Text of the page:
Rivington Gardens : Lancashire

by | Nov 17, 2019 | Lancashire, Walking

Route Information

An out-and-return circular walk Via Rivington Pike

Route Difficulty: Easy

Distance: 4.16 km (2.58 miles)

Route Elevation:  158 m

Route Time: 2-3 hrs

Start and Finish: Rivington Barn Car Park, Hall Lane, Rivington, Bolton, BL6 7SB

Depending on the featured walk and especially in mountainous areas, you may need to Calculate the time using Naismith’s Rule and factor in to your own pace.

Facilities

Unfortunately there seems to be a lack of public toilets in this area and the ones that are aviaable are either closed or abysmal. Apparantly on Sunday’s, Rivington Hall Barn (or the the top barn is open)

There are a few cafe’s in Rivington, with Cafe at Springs Cottage being the best. For more information have a look at their website 

Hazards

Very few hazards along this route.

The Urban Ranger Website cannot outline every single hazard on a walk – it’s up to you to be safe and competent, and to be able to read a map and use a compass. Plan your route properly with the latest advice from the AdventureSmart website

Public Transport

Traveline for UK Public Transport

Weather Forecast

Rivington Weather

 

Rivington Terrace Gardens are one of the main attractions in Rivington. They were conceived and financed by soap magnate William Hesketh Lever (Lord Leverhulme), one of Bolton’s most famous sons and founder of Lever Brothers.

In 2014 they were named as one of Britain’s Best Lost Gardens by Countryfile, the popular BBC TV programme.

Known to locals as the Japanese Gardens, they occupy 45 acres of the hillside between Rivington Pike and Rivington Hall Barn. A myriad of woodland paths crisscross the site, linking a number of stone buildings, structures and other features. Work on the gardens started in 1905 and continued until Lever’s death in 1925. The main designer was landscape architect Thomas Mawson.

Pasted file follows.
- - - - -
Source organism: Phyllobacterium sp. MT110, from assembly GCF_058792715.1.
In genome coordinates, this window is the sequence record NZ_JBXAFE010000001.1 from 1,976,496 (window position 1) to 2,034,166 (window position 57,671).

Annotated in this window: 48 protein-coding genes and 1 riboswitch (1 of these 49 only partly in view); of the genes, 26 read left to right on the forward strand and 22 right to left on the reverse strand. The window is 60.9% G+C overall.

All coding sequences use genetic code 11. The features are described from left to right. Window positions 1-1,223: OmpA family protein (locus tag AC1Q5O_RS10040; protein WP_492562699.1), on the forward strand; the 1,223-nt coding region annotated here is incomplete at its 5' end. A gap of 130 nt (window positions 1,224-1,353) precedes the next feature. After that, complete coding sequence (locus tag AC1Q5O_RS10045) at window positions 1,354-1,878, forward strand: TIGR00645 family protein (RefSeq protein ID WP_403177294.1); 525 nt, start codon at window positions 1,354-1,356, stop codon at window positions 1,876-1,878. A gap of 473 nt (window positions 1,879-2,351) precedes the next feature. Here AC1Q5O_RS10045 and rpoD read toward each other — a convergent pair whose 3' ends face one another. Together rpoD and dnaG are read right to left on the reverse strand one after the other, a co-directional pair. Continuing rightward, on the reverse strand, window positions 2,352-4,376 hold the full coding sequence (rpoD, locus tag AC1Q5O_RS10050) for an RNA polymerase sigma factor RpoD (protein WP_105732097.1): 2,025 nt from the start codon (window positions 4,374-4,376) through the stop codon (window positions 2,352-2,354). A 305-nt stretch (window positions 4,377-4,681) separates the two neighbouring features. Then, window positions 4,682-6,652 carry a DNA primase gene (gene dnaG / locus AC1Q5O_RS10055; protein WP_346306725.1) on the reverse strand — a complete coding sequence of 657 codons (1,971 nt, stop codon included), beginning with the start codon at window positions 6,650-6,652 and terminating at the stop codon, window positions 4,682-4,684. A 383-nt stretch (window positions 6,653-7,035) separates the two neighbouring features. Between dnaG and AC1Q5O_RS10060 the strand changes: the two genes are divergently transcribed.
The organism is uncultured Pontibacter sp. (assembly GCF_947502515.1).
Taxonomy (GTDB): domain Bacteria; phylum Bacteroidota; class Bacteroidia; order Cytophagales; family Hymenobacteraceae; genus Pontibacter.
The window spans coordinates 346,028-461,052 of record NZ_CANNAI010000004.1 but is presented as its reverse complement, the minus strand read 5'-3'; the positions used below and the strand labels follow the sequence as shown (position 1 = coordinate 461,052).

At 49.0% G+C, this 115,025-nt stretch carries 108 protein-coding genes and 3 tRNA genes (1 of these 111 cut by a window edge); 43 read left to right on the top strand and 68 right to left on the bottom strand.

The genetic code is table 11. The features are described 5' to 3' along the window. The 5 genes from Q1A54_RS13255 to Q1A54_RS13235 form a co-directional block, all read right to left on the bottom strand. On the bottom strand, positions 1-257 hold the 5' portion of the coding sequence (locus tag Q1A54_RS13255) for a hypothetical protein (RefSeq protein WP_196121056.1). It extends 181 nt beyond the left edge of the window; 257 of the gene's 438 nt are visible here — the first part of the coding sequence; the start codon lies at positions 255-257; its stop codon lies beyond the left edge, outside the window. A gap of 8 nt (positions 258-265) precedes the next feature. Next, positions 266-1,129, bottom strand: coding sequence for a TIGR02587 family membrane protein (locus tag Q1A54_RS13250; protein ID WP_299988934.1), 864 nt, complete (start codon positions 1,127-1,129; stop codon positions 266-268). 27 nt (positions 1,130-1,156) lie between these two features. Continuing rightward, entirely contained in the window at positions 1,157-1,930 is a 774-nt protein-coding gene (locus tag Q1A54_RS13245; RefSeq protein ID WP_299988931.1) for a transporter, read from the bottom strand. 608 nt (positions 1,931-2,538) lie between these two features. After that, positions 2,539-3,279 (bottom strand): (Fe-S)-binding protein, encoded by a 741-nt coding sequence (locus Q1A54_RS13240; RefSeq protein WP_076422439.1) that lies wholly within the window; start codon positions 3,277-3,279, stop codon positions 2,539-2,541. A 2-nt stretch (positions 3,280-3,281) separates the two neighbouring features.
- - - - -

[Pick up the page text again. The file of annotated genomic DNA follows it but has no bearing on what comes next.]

60 years later, United Utilities own the land, and the Rivington Heritage Trust repair and conservation project is underway.

As the project progresses, and more of the shrubs, self-seeded trees and mud are cleared away, the original shape of Lord Leverhulme’s garden is more visible. New paths are being discovered, new stairways uncovered, and visitors to the gardens are beginning to see how it once might have been.

There is nowhere else like it on Earth. With iconic structures like the Pigeon Tower, the Seven Arch Bridge, the Summer Houses and Loggia, not to mention the Pulham rock faces around the pathways and Lakes – the Italian lake, where Lever used to take his morning swim, and the beautiful Japanese Lake, which was once looked upon from glamorous oriental pagoda-style tea houses – the Gardens are truly unique.

You can follow my GPX route of this area or you can explorer it in your own way, the paths can get a little muddy so choose the right footwear. There are some great views over Horwich and a far from the top of Rivington Pike, Especially Bolton Wanderers Stadium below.

The Pigeon Tower

The top floor of this four-storey building was Lady Leverhulme’s sewing and music room.  The second and third floors housed dovecotes. It is situated at the north-eastern corner of the gardens.

The Japanese Garden

The Japanese Garden was inspired by a trip Lever took to Japan. Originally it consisted of a lake fed by two waterfalls and surrounded by Japanese tea houses, lanterns, and exotic plants. Of the original features, only the lake and stone bases of the tea houses remain.

Rivington Pike

At the summit of Winter Hill and built in 1733 from the remains of a beacon platform and pit and from local stone from the River Douglas and wood from the surrounding hills, Grade 2 listed Rivington Pike Tower was formerly used as a hunting lodge by Squire John Andrews, sheltering shooting parties out on a jolly from Rivington Hall.

After decades of disrepair and vandalism the castellated top has been renovated, the roof and chimney replaced, and the door and windows bricked up. Inside, and now unable to be seen, are a fireplace and a small stone-flagged cellar. Due to erosion the doorway now stands a good forty inches above the soil rendering the Tower’s foundations clearly visible.

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